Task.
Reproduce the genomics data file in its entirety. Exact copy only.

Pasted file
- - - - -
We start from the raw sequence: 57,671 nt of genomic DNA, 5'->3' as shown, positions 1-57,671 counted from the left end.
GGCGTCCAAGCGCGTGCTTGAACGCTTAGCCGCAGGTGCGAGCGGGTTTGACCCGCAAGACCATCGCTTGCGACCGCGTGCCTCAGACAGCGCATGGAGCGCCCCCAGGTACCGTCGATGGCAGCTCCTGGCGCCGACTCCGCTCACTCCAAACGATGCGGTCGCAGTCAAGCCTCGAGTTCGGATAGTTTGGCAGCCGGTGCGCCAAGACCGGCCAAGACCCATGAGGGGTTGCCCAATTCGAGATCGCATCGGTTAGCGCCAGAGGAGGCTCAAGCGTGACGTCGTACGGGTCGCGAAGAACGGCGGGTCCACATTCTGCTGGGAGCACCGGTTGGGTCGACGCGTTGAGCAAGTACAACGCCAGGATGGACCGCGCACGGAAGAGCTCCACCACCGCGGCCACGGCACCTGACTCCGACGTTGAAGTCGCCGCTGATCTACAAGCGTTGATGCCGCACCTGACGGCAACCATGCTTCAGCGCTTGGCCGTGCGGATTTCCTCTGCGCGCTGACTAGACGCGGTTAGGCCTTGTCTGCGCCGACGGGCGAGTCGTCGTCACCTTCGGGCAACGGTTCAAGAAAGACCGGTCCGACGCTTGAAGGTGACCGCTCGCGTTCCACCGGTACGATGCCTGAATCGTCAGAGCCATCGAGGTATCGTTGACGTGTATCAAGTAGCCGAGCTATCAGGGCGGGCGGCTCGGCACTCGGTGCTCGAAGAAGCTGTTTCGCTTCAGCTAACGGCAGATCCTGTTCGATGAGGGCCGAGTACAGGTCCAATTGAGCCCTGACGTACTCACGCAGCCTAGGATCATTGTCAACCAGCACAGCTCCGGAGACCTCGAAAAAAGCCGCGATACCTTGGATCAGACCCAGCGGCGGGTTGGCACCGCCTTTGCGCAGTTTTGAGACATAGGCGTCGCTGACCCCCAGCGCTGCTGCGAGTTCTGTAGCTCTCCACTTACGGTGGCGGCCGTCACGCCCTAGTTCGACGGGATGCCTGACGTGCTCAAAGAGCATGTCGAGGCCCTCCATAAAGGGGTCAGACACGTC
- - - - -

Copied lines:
We start from the raw sequence: 57,671 nt of genomic DNA, 5'->3' as shown, positions 1-57,671 counted from the left end.
GGCGTCCAAGCGCGTGCTTGAACGCTTAGCCGCAGGTGCGAGCGGGTTTGACCCGCAAGACCATCGCTTGCGACCGCGTGCCTCAGACAGCGCATGGAGCGCCCCCAGGTACCGTCGATGGCAGCTCCTGGCGCCGACTCCGCTCACTCCAAACGATGCGGTCGCAGTCAAGCCTCGAGTTCGGATAGTTTGGCAGCCGGTGCGCCAAGACCGGCCAAGACCCATGAGGGGTTGCCCAATTCGAGATCGCATCGGTTAGCGCCAGAGGAGGCTCAAGCGTGACGTCGTACGGGTCGCGAAGAACGGCGGGTCCACATTCTGCTGGGAGCACCGGTTGGGTCGACGCGTTGAGCAAGTACAACGCCAGGATGGACCGCGCACGGAAGAGCTCCACCACCGCGGCCACGGCACCTGACTCCGACGTTGAAGTCGCCGCTGATCTACAAGCGTTGATGCCGCACCTGACGGCAACCATGCTTCAGCGCTTGGCCGTGCGGATTTCCTCTGCGCGCTGACTAGACGCGGTTAGGCCTTGTCTGCGCCGACGGGCGAGTCGTCGTCACCTTCGGGCAACGGTTCAAGAAAGACCGGTCCGACGCTTGAAGGTGACCGCTCGCGTTCCACCGGTACGATGCCTGAATCGTCAGAGCCATCGAGGTATCGTTGACGTGTATCAAGTAGCCGAGCTATCAGGGCGGGCGGCTCGGCACTCGGTGCTCGAAGAAGCTGTTTCGCTTCAGCTAACGGCAGATCCTGTTCGATGAGGGCCGAGTACAGGTCCAATTGAGCCCTGACGTACTCACGCAGCCTAGGATCATTGTCAACCAGCACAGCTCCGGAGACCTCGAAAAAAGCCGCGATACCTTGGATCAGACCCAGCGGCGGGTTGGCACCGCCTTTGCGCAGTTTTGAGACATAGGCGTCGCTGACCCCCAGCGCTGCTGCGAGTTCTGTAGCTCTCCACTTACGGTGGCGGCCGTCACGCCCTAGTTCGACGGGATGCCTGACGTGCTCAAAGAGCATGTCGAGGCCCTCCATAAAGGGGTCAGACACGTC